The memento mori has a long history in art. For hundreds of years, artists have taken it upon themselves to remind people that no matter who you are in this life, whether you have youth, beauty or power, you will still die. It comes to us all.
Although respected as the progenitor of ‘pop art’ Andy Warhol is rarely considered a profound or even serious artist. He produced his work in The Factory, in a slightly callous mode of mass production.
He concerned himself largely with the iconography of celebrity, such as the famous silkscreen prints of snake hipped singer Elvis Presley and star of the silver screen Marilyn Monroe. These images have an apparent vacuity that if you were to confront Warhol about he would have typically answered with a spaced out ‘Gee, I guess’.
But Warhol cultivated this vacancy, and it was his answer to contemporary culture. His persona ran so deep that it was hard to see under the surface. But a deeper, darker, and more reflective Warhol is visible in his bleakest work of all, Electric Chair (1964). Four years after this, Andy Warhol was shot by Valerie Solanas. This work pre-empted his brush with mortality, which perhaps inspired the repeated revisits to the motif.
The electric chair was used by Warhol partly to question the death penalty, which to many seemed a barbaric and unkindly final form of punishment with no room for repentance or positive change. It simply took a living person and annihilated them in the most coldly efficient way possible. The spectacle of the electric chair is a modern gladiator show where people line up to watch a death that in this instance is inescapable.
This element of performance would have fascinated Warhol, as would the morbidity. It is the thesis of this brief article that the image served a further function, acting in the aforementioned role as a memento mori, a timely reminder of death in a hedonistic age. Even the celebrities who live on through his iconic imagery are condemned to a similar fate, and many of them too soon.
Warhol’s businesslike approach to art shows a nihilistic lack of idealism with regard to art. It appears simply a vehicle to make money and gain notoriety. Whether this is the whole story it is hard to know, Warhol was a complex character. But for a Roman Catholic, he seemed to value surface over substance, the superficial over the profound, and the physical over the ineffable. He once stated famously that he wanted to be plastic. Warhol’s oxidised copper ‘piss-paintings’ added further disrespect to a traditionally valued endeavour.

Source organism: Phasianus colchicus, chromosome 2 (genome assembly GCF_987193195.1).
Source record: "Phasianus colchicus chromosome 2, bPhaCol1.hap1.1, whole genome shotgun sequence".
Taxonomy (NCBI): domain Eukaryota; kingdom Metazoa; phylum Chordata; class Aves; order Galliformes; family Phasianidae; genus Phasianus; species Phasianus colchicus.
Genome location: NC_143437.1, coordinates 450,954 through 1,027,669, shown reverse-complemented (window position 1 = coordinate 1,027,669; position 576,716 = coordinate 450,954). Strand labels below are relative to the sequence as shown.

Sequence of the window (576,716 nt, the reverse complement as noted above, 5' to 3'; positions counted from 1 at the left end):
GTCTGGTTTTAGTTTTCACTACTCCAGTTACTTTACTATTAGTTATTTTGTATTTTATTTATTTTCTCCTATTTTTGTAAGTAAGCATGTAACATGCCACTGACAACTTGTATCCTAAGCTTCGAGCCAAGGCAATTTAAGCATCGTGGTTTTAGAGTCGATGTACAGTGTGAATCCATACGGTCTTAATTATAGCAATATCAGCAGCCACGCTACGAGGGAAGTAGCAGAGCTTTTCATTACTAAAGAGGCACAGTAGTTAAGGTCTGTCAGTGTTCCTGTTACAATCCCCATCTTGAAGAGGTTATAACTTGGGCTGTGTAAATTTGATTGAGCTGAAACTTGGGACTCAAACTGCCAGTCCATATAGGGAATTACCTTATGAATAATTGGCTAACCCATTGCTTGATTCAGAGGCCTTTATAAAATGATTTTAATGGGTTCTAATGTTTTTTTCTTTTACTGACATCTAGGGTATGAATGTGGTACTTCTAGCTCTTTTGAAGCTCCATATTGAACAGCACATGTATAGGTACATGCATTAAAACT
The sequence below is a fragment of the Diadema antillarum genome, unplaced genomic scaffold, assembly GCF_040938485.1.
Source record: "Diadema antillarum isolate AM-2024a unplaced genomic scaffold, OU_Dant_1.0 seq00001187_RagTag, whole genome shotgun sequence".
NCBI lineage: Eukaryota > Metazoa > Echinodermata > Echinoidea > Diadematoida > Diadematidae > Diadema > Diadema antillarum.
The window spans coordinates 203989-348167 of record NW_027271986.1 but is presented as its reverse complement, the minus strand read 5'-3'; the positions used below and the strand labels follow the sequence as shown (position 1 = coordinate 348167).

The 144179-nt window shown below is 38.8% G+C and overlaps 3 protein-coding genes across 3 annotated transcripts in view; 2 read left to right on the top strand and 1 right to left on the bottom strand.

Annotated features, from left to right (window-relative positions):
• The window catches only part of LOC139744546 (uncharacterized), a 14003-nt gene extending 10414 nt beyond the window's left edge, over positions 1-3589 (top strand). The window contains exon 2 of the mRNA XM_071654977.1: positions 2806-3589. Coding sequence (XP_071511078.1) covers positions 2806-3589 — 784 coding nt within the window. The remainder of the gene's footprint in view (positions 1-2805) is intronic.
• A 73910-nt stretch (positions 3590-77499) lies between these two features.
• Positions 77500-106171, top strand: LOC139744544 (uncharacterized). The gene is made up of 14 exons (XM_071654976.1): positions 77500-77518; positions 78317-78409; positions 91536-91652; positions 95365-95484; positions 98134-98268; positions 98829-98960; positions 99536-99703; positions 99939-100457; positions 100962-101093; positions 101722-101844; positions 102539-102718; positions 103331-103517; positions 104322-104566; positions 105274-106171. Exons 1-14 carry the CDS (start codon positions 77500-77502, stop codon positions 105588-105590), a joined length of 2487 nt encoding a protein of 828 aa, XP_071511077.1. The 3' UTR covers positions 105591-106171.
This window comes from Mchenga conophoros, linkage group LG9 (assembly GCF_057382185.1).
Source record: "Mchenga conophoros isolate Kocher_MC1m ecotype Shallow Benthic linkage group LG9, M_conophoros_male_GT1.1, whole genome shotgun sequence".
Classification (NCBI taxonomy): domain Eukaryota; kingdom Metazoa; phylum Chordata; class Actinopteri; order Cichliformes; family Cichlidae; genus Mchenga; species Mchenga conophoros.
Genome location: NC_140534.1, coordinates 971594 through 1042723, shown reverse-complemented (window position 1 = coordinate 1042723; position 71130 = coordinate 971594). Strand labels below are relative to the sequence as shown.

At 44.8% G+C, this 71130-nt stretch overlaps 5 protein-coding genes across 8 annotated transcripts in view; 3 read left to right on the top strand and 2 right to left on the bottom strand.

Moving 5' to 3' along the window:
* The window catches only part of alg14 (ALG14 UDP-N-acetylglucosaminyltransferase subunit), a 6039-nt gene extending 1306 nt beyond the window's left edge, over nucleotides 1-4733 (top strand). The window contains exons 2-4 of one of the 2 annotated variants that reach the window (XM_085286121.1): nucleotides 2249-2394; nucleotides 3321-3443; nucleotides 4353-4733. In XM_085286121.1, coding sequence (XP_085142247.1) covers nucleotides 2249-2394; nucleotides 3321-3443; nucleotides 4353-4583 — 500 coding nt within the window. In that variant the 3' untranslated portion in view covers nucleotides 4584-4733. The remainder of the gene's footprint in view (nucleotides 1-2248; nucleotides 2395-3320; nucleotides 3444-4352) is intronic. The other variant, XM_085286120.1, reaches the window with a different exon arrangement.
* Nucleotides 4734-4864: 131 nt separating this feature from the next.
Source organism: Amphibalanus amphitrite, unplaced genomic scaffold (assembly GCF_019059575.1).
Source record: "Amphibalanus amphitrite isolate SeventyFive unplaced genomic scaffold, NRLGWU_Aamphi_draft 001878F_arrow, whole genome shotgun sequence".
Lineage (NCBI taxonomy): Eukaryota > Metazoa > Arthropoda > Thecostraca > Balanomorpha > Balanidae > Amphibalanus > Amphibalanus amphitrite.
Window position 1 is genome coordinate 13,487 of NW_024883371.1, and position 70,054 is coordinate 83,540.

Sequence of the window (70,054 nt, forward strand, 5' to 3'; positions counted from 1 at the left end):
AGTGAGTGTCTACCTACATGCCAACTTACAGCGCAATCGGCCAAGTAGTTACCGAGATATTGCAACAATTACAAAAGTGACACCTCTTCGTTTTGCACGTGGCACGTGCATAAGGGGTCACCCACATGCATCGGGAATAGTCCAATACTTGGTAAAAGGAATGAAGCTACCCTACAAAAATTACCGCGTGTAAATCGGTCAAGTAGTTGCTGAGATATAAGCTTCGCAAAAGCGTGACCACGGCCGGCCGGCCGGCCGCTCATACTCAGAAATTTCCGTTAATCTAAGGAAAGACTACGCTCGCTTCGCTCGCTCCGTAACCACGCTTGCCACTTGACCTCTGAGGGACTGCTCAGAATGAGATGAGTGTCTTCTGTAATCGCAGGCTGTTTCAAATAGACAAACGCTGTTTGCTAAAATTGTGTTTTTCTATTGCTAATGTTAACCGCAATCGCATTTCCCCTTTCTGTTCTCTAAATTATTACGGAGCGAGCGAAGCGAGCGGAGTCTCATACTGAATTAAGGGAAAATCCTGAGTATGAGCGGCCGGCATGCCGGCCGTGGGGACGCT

Furthermore, his filmic work was often deliberately mundane and in its very banality seemed to celebrate absurdity and existential emptiness. His involvement in the Velvet Underground’s sex and sin laden first album is additional evidence for a dark side. The cover may be a humorously sexualised peelback banana with a pink inside, but the contents of the record are bleaker and more disturbing accounts of drug use, S&M and violence. It was a challenging record at the time, but Warhol was always at the razor’s edge.
Warhol was a rare creature in the art world, a character much more profound that he made out, and much more intelligent than he would have you believe. This reversal of the generic model of artistry in which the artist tends to exaggerate their own profundity for credibility lends him the honour of having more credibility, intrigue and pathos than any other artist. He was not just a visual pop star, and history will prove it so.
Guest blogger: Art enthusiast Geoff writes for electricityprices.org.uk where you can compare the cheapest energy rates